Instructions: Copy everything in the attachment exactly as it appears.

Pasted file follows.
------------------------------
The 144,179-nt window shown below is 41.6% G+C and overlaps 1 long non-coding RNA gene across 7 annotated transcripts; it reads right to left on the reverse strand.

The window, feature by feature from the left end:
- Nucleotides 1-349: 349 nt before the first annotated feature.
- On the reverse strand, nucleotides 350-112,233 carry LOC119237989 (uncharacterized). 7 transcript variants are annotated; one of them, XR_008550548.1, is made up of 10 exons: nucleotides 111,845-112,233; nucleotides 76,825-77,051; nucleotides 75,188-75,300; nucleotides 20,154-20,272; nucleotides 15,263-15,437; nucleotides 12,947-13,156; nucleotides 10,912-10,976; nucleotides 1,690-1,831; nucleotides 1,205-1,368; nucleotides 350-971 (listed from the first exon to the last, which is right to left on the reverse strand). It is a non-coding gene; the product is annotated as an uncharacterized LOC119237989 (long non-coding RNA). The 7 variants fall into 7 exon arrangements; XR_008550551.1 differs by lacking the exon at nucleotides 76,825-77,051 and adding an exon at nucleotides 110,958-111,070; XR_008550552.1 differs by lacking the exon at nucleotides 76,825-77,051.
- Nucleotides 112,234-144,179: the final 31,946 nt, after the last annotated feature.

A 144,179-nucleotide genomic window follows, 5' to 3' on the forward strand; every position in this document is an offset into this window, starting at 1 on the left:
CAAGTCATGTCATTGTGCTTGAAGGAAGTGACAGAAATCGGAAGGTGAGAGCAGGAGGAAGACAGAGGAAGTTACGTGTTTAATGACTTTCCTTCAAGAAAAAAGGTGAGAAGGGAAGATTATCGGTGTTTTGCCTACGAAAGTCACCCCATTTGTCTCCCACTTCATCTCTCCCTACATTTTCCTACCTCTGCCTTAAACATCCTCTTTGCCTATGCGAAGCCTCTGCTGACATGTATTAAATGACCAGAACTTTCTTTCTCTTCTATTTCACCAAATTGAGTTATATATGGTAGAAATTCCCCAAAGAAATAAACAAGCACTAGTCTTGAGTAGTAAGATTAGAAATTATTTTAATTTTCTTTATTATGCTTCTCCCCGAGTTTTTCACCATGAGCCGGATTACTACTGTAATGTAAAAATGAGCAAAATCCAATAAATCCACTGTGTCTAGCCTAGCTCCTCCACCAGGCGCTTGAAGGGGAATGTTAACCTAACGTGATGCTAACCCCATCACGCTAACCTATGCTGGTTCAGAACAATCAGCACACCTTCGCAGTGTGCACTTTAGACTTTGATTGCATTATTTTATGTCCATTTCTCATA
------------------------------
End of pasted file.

The 144,179-nt window shown below is 41.6% G+C and overlaps 1 long non-coding RNA gene across 7 annotated transcripts; it reads right to left on the reverse strand.

The window, feature by feature from the left end:
- Nucleotides 1-349: 349 nt before the first annotated feature.
- On the reverse strand, nucleotides 350-112,233 carry LOC119237989 (uncharacterized). 7 transcript variants are annotated; one of them, XR_008550548.1, is made up of 10 exons: nucleotides 111,845-112,233; nucleotides 76,825-77,051; nucleotides 75,188-75,300; nucleotides 20,154-20,272; nucleotides 15,263-15,437; nucleotides 12,947-13,156; nucleotides 10,912-10,976; nucleotides 1,690-1,831; nucleotides 1,205-1,368; nucleotides 350-971 (listed from the first exon to the last, which is right to left on the reverse strand). It is a non-coding gene; the product is annotated as an uncharacterized LOC119237989 (long non-coding RNA). The 7 variants fall into 7 exon arrangements; XR_008550551.1 differs by lacking the exon at nucleotides 76,825-77,051 and adding an exon at nucleotides 110,958-111,070; XR_008550552.1 differs by lacking the exon at nucleotides 76,825-77,051.
- Nucleotides 112,234-144,179: the final 31,946 nt, after the last annotated feature.

A 144,179-nucleotide genomic window follows, 5' to 3' on the forward strand; every position in this document is an offset into this window, starting at 1 on the left:
CAAGTCATGTCATTGTGCTTGAAGGAAGTGACAGAAATCGGAAGGTGAGAGCAGGAGGAAGACAGAGGAAGTTACGTGTTTAATGACTTTCCTTCAAGAAAAAAGGTGAGAAGGGAAGATTATCGGTGTTTTGCCTACGAAAGTCACCCCATTTGTCTCCCACTTCATCTCTCCCTACATTTTCCTACCTCTGCCTTAAACATCCTCTTTGCCTATGCGAAGCCTCTGCTGACATGTATTAAATGACCAGAACTTTCTTTCTCTTCTATTTCACCAAATTGAGTTATATATGGTAGAAATTCCCCAAAGAAATAAACAAGCACTAGTCTTGAGTAGTAAGATTAGAAATTATTTTAATTTTCTTTATTATGCTTCTCCCCGAGTTTTTCACCATGAGCCGGATTACTACTGTAATGTAAAAATGAGCAAAATCCAATAAATCCACTGTGTCTAGCCTAGCTCCTCCACCAGGCGCTTGAAGGGGAATGTTAACCTAACGTGATGCTAACCCCATCACGCTAACCTATGCTGGTTCAGAACAATCAGCACACCTTCGCAGTGTGCACTTTAGACTTTGATTGCATTATTTTATGTCCATTTCTCATA